Wednesday, 29 April 2015

Tidal: Celebrity Power is not a Brand Equity

You’ll probably heard about the big, mass-media event that was Jay-Z’s launch of Tidal, the music service he’s bought out. It was a huge deal, especially on social media, with music stars promoting the service and talking about a revolution in music.

Of course, it is now underperforming and barely registering in the market.

Why? This one is pretty easy actually. A new service entering a crowded market needs to have a point of difference. What is the point of difference for Tidal? 

Well, strictly speaking it has higher sound quality than other providers, something that audiophiles should love.

The problem is that no one knows that.

If you ask people what they know about Tidal, the first thing they know about it is that it’s by Jay-Z.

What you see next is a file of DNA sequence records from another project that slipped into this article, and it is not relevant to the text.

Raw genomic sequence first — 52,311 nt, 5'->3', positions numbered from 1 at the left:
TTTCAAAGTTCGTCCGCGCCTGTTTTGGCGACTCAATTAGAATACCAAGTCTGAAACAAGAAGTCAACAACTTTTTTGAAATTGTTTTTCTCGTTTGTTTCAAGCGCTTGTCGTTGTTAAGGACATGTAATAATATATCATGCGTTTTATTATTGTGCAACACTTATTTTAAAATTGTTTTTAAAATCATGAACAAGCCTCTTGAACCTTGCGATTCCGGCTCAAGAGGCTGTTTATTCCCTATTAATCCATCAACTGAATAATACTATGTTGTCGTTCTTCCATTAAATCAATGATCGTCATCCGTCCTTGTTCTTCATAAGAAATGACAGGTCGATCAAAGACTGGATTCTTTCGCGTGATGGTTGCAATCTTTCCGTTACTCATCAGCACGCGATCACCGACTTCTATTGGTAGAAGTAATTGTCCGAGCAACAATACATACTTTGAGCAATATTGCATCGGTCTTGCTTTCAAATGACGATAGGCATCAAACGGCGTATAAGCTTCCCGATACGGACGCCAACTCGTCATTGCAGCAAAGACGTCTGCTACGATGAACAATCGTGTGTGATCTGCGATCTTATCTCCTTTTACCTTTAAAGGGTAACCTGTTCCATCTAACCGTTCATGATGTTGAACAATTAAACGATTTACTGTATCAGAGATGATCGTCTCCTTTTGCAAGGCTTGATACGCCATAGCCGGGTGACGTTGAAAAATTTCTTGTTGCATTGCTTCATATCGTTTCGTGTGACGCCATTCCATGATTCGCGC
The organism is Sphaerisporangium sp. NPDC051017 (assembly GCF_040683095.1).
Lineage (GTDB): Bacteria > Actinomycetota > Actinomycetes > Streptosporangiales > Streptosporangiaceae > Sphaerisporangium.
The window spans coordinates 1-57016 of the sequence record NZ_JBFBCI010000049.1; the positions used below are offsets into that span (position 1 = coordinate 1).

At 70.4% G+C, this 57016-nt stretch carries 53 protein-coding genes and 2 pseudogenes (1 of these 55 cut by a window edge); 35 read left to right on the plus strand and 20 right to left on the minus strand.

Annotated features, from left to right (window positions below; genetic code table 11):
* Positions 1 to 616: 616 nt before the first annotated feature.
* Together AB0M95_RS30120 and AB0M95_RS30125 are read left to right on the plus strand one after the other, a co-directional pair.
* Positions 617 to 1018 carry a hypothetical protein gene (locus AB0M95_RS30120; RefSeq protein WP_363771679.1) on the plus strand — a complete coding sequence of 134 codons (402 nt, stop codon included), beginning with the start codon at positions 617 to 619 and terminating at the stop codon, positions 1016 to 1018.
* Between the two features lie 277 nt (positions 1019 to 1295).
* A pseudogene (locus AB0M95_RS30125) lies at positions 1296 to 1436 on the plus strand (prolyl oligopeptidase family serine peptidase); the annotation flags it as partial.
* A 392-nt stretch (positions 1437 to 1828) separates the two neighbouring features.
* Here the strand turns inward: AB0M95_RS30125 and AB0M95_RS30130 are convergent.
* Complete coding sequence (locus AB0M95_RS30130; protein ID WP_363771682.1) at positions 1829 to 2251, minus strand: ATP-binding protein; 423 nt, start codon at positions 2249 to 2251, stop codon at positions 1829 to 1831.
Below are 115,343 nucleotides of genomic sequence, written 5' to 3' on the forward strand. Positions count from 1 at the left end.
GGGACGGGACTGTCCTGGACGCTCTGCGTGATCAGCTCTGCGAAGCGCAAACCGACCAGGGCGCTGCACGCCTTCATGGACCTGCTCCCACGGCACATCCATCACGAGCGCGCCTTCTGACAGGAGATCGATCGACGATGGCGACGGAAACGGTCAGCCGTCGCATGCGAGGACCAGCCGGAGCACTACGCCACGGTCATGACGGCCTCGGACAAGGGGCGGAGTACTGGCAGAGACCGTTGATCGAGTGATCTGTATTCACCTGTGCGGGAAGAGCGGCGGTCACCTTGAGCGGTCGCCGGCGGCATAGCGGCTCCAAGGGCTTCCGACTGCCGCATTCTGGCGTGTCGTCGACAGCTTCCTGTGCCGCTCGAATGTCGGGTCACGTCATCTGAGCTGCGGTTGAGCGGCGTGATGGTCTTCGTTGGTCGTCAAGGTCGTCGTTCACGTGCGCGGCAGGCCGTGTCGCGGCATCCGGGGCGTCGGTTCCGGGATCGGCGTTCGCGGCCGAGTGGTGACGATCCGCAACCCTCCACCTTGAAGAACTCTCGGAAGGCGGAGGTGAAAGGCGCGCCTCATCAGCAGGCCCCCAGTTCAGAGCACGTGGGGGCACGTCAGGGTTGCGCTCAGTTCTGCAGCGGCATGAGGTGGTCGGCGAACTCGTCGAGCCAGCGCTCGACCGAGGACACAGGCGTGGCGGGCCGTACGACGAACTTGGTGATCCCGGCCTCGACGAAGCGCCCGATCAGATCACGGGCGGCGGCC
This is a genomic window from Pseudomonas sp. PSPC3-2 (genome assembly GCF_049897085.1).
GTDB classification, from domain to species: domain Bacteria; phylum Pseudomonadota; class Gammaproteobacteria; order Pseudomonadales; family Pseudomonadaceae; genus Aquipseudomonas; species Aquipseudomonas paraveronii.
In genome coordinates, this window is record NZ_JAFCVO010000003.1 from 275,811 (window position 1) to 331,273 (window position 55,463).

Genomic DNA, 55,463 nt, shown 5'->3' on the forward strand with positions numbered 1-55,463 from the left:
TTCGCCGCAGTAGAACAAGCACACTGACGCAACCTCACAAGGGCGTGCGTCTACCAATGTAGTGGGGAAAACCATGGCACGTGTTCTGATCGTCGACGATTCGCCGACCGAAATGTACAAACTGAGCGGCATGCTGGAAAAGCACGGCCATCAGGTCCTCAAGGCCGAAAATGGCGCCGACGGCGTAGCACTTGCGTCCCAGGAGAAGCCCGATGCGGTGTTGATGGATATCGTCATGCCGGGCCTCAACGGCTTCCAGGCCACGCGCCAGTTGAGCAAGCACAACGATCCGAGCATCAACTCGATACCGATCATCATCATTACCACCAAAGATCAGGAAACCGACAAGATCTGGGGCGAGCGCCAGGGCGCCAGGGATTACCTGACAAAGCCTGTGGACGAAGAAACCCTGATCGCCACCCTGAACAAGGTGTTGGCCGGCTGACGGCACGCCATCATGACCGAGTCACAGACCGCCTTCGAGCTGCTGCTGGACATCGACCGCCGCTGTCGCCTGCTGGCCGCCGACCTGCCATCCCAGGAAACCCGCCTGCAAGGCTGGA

(Actually the first thing they know about it is that it’s that thing that makes waves. I doubt that many people care about Tidal yet, if they ever will.)

By making the launch event so megalomaniacal, so overblown, Tidal has made celebrity its story. Now in an age of celeb culture, Twitter and Instagram, that could be a way to launch a product. Lord knows that a lot of people are willing to buy virtually anything if it has a whiff of celebrity around it.

But Tidal aspires to be something bigger than celebrity. They just chose to frame their marketing in a way that makes it seem that way – that this was just an exercise in ego for Jay-Z and the other artists involved.

The core issue is that the main pitch made by the leaders of Tidal was that this was a system that would be better for the artists. And that is a good pitch to make – to artists.

Your everyday consumer, rightly or wrongly, doesn’t care very much about making things better for the artists. It’s a nice idea sure, but it comes tangentially to the primary concern, which is value.

And it’s hard to feel good about value when the artists that are front and centre in the Tidal launch are the multimillionaires. 

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